confederate flagI read the history of the war of “Northern Aggression,” and grew up with Robert E. Lee and other Confederates as my heroes.  My favorite college football team was not LSU, it was the Old Miss Rebels.  I hung a large Confederate flag in my bedroom at home; and I brought it to college where I hung it on my dorm wall at St. Joseph Seminary. My family did not think we were racist.  We didn’t wear white hoods, burn crosses, or use racial slurs.  We did regret that we had “lost” the civil war; but yes, glad that the country was united and slavery ended.  My culture taught me to believe that Whites are superior to people of color especially Blacks.

“Who’s the word of God?”  “JESUS!”

In this Southern culture, what kind of “soil” was I when I was 13, when I first began sensing the stirring of faith, and yet I flew a Confederate flag? Good soil?  Bad soil with rocks and sand, and choked with thorns?

During a marital crisis, my mom and dad had an experience of God’s love and power that transformed their lives from being Sunday Catholics to daily disciples of Jesus.  One day my father came into my room to share with me about his new relationship with Jesus.  He was “planting a seed” hoping that his story would open me up to a relationship with God; it did.  As I listened to him talk, I had a burning in my heart.  I wanted to know Jesus like he did.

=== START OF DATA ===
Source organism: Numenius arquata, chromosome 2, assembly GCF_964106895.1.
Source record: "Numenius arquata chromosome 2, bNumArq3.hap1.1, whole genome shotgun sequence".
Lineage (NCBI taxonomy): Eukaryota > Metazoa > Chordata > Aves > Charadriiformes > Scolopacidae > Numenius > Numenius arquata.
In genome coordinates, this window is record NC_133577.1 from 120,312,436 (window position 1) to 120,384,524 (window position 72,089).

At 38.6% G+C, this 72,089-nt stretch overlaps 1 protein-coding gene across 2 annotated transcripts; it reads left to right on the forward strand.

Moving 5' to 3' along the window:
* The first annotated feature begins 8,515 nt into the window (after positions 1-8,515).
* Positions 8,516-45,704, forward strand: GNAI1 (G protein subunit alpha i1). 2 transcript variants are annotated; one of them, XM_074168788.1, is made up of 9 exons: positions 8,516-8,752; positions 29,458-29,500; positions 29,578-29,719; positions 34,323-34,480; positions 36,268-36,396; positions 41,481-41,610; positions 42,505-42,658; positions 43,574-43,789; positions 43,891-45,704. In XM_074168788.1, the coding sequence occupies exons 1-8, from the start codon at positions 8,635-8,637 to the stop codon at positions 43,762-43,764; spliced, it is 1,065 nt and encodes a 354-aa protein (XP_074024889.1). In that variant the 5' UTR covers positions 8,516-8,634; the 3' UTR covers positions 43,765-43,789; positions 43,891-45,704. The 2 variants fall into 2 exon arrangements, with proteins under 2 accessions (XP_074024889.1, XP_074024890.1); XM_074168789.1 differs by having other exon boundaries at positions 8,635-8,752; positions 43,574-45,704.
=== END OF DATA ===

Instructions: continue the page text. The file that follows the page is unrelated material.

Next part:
I began to pray, go to daily Mass, read the Bible daily, and, I joined the Legion of Mary.  My apostolic work was visiting people in the local nursing home and the county jail.

Did this new relationship with Jesus in the Church challenge my Confederate identity? NO!  Not one bit.  That seed was planted in rocky soil and wasn’t ready to grow.  Where I did grow was to discipline my teenage sexual energy, treat girls with respect, and visit the elderly and imprisoned.

“Who’s the word of God?”  “JESUS!”